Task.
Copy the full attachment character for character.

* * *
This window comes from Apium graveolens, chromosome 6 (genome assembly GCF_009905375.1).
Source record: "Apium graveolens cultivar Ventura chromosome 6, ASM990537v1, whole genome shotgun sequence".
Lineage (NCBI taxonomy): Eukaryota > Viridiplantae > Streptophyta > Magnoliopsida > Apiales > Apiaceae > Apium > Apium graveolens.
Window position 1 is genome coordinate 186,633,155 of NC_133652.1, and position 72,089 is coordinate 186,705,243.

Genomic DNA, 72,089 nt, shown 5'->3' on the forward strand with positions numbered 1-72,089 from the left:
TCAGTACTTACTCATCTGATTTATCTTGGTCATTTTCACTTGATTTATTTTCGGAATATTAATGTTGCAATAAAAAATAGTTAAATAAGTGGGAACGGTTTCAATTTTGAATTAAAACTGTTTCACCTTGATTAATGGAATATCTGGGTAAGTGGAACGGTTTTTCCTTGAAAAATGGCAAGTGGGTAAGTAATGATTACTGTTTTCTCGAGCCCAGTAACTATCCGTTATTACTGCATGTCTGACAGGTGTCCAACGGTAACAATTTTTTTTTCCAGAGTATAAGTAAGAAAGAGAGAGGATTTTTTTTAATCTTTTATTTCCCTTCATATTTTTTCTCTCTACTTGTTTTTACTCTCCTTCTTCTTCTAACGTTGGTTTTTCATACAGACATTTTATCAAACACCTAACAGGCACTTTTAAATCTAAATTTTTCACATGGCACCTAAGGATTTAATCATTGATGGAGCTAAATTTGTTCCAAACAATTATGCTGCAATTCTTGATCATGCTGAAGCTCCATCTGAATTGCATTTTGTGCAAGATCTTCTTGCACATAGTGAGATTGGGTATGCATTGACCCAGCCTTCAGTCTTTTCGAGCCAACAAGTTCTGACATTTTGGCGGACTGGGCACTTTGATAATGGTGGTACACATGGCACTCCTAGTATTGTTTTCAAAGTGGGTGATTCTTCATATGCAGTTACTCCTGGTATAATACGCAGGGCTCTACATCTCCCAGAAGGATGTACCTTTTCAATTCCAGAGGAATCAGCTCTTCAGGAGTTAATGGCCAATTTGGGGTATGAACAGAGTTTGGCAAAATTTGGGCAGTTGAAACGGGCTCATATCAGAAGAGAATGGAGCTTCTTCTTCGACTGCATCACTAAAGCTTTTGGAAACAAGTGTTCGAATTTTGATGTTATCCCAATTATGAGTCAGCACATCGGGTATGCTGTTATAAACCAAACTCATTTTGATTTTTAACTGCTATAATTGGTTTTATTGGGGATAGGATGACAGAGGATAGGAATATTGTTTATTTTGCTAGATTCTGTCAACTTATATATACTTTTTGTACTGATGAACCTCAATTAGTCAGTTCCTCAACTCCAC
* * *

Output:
This window comes from Apium graveolens, chromosome 6 (genome assembly GCF_009905375.1).
Source record: "Apium graveolens cultivar Ventura chromosome 6, ASM990537v1, whole genome shotgun sequence".
Lineage (NCBI taxonomy): Eukaryota > Viridiplantae > Streptophyta > Magnoliopsida > Apiales > Apiaceae > Apium > Apium graveolens.
Window position 1 is genome coordinate 186,633,155 of NC_133652.1, and position 72,089 is coordinate 186,705,243.

Genomic DNA, 72,089 nt, shown 5'->3' on the forward strand with positions numbered 1-72,089 from the left:
TCAGTACTTACTCATCTGATTTATCTTGGTCATTTTCACTTGATTTATTTTCGGAATATTAATGTTGCAATAAAAAATAGTTAAATAAGTGGGAACGGTTTCAATTTTGAATTAAAACTGTTTCACCTTGATTAATGGAATATCTGGGTAAGTGGAACGGTTTTTCCTTGAAAAATGGCAAGTGGGTAAGTAATGATTACTGTTTTCTCGAGCCCAGTAACTATCCGTTATTACTGCATGTCTGACAGGTGTCCAACGGTAACAATTTTTTTTTCCAGAGTATAAGTAAGAAAGAGAGAGGATTTTTTTTAATCTTTTATTTCCCTTCATATTTTTTCTCTCTACTTGTTTTTACTCTCCTTCTTCTTCTAACGTTGGTTTTTCATACAGACATTTTATCAAACACCTAACAGGCACTTTTAAATCTAAATTTTTCACATGGCACCTAAGGATTTAATCATTGATGGAGCTAAATTTGTTCCAAACAATTATGCTGCAATTCTTGATCATGCTGAAGCTCCATCTGAATTGCATTTTGTGCAAGATCTTCTTGCACATAGTGAGATTGGGTATGCATTGACCCAGCCTTCAGTCTTTTCGAGCCAACAAGTTCTGACATTTTGGCGGACTGGGCACTTTGATAATGGTGGTACACATGGCACTCCTAGTATTGTTTTCAAAGTGGGTGATTCTTCATATGCAGTTACTCCTGGTATAATACGCAGGGCTCTACATCTCCCAGAAGGATGTACCTTTTCAATTCCAGAGGAATCAGCTCTTCAGGAGTTAATGGCCAATTTGGGGTATGAACAGAGTTTGGCAAAATTTGGGCAGTTGAAACGGGCTCATATCAGAAGAGAATGGAGCTTCTTCTTCGACTGCATCACTAAAGCTTTTGGAAACAAGTGTTCGAATTTTGATGTTATCCCAATTATGAGTCAGCACATCGGGTATGCTGTTATAAACCAAACTCATTTTGATTTTTAACTGCTATAATTGGTTTTATTGGGGATAGGATGACAGAGGATAGGAATATTGTTTATTTTGCTAGATTCTGTCAACTTATATATACTTTTTGTACTGATGAACCTCAATTAGTCAGTTCCTCAACTCCAC